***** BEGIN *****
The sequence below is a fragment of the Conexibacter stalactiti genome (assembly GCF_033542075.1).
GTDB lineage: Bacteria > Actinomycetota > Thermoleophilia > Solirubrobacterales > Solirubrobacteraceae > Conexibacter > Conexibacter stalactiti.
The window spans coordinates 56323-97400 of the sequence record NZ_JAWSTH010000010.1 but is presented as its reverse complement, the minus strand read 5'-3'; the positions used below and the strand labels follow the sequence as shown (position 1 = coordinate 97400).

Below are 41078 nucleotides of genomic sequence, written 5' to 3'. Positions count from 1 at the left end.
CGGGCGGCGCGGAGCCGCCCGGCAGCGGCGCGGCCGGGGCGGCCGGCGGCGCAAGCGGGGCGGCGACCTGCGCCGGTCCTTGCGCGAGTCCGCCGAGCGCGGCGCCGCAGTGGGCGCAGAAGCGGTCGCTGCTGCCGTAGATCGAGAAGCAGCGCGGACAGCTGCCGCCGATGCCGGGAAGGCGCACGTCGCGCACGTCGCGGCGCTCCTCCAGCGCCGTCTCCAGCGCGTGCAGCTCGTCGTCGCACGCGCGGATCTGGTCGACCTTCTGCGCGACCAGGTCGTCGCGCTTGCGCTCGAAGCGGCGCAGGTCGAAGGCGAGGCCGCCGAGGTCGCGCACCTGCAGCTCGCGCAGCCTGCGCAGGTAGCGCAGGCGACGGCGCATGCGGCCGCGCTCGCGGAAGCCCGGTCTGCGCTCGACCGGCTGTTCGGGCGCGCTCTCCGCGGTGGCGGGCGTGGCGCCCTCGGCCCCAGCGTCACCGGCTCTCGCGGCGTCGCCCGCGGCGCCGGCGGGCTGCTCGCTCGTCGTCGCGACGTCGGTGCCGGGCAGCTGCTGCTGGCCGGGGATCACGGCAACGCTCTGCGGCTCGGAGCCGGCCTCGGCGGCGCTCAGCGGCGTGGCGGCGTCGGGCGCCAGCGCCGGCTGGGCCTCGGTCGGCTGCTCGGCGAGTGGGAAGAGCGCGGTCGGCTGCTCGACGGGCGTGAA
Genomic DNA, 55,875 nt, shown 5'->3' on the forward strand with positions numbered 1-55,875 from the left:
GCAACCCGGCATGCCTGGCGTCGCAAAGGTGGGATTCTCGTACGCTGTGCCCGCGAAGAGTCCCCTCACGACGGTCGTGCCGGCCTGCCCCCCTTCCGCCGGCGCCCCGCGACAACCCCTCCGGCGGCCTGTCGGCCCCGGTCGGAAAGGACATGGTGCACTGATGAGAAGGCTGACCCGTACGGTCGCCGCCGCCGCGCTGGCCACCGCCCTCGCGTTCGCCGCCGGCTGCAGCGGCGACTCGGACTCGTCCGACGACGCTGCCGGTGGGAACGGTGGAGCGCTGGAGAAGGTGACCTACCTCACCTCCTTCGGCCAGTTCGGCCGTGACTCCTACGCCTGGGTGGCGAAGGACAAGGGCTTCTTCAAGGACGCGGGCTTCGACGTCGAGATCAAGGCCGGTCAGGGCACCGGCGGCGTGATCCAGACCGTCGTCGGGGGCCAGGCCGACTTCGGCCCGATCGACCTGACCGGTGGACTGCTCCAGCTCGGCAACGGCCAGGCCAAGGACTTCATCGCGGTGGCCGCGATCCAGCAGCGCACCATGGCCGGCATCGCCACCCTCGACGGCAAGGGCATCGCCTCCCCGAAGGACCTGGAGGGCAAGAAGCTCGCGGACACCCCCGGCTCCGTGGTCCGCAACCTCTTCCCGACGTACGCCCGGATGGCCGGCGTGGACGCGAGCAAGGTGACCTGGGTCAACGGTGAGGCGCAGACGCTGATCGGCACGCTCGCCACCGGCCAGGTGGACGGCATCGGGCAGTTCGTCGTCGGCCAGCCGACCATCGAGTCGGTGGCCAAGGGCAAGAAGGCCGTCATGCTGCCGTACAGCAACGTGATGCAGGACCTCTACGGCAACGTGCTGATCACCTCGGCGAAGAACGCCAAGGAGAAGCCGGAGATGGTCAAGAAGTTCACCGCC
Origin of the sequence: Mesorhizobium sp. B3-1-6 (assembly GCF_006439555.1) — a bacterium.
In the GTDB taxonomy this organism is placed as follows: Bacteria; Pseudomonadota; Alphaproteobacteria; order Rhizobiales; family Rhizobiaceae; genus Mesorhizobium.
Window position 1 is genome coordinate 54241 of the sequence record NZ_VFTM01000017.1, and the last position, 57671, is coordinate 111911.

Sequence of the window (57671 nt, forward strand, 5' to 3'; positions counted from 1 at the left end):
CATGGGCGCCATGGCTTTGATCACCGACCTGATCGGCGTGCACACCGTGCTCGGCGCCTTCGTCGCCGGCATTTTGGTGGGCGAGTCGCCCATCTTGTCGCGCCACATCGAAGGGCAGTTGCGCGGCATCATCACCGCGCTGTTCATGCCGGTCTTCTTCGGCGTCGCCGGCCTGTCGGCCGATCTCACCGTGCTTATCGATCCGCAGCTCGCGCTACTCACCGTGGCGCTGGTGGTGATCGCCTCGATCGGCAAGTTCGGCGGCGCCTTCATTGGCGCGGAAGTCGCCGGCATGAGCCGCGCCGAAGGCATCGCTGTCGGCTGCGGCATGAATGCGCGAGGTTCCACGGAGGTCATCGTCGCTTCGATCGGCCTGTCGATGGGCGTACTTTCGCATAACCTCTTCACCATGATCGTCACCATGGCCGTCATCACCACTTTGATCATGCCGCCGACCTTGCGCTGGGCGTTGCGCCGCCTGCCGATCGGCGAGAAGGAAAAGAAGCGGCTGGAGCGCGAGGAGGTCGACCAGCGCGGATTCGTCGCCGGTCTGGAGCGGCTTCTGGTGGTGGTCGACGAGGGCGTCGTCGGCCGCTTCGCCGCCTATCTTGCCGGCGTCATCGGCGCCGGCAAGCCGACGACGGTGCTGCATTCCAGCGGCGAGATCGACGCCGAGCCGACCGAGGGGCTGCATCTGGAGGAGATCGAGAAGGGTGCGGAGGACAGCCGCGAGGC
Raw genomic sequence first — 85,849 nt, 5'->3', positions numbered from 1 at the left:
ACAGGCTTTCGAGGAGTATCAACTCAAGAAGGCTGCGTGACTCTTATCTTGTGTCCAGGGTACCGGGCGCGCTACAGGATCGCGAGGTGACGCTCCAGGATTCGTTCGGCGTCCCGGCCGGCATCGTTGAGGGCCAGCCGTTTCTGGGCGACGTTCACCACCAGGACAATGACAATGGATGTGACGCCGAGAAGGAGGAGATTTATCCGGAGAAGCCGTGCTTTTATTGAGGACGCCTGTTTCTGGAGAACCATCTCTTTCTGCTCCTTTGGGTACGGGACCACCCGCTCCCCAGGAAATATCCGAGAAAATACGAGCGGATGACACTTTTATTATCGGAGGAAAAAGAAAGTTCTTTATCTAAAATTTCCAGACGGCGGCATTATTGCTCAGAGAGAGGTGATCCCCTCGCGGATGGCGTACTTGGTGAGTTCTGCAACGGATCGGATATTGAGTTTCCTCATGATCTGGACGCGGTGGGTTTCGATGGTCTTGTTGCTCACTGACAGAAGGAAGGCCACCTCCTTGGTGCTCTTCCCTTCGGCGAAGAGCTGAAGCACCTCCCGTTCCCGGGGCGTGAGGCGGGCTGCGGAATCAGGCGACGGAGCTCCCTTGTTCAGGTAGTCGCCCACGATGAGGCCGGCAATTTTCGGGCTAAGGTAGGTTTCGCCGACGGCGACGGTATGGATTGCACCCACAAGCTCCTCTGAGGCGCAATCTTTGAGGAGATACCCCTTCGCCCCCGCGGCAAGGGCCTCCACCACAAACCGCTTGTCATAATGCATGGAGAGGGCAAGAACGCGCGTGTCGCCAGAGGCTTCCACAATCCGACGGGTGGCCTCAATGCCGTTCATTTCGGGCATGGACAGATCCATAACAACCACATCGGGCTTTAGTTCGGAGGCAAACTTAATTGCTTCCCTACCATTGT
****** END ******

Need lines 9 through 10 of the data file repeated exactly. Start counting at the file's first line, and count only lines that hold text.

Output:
In the GTDB taxonomy this organism is placed as follows: Bacteria; Pseudomonadota; Alphaproteobacteria; order Rhizobiales; family Rhizobiaceae; genus Mesorhizobium.
Window position 1 is genome coordinate 54241 of the sequence record NZ_VFTM01000017.1, and the last position, 57671, is coordinate 111911.